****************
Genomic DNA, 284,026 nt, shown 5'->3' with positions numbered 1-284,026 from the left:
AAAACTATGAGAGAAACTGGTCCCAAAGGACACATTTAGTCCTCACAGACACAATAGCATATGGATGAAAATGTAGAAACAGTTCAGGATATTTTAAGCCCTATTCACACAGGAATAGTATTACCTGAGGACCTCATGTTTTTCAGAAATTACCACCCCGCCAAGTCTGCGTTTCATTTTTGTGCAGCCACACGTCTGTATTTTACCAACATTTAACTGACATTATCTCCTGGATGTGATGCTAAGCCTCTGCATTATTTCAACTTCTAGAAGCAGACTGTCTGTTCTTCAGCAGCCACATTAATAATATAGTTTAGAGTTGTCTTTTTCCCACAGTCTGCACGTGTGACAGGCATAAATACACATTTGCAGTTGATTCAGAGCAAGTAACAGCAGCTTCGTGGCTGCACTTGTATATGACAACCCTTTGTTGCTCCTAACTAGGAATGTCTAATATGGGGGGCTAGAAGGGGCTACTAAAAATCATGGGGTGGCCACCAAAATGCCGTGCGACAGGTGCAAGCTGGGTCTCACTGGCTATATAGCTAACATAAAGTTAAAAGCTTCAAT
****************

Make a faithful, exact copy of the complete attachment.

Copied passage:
Genomic DNA, 284,026 nt, shown 5'->3' with positions numbered 1-284,026 from the left:
AAAACTATGAGAGAAACTGGTCCCAAAGGACACATTTAGTCCTCACAGACACAATAGCATATGGATGAAAATGTAGAAACAGTTCAGGATATTTTAAGCCCTATTCACACAGGAATAGTATTACCTGAGGACCTCATGTTTTTCAGAAATTACCACCCCGCCAAGTCTGCGTTTCATTTTTGTGCAGCCACACGTCTGTATTTTACCAACATTTAACTGACATTATCTCCTGGATGTGATGCTAAGCCTCTGCATTATTTCAACTTCTAGAAGCAGACTGTCTGTTCTTCAGCAGCCACATTAATAATATAGTTTAGAGTTGTCTTTTTCCCACAGTCTGCACGTGTGACAGGCATAAATACACATTTGCAGTTGATTCAGAGCAAGTAACAGCAGCTTCGTGGCTGCACTTGTATATGACAACCCTTTGTTGCTCCTAACTAGGAATGTCTAATATGGGGGGCTAGAAGGGGCTACTAAAAATCATGGGGTGGCCACCAAAATGCCGTGCGACAGGTGCAAGCTGGGTCTCACTGGCTATATAGCTAACATAAAGTTAAAAGCTTCAAT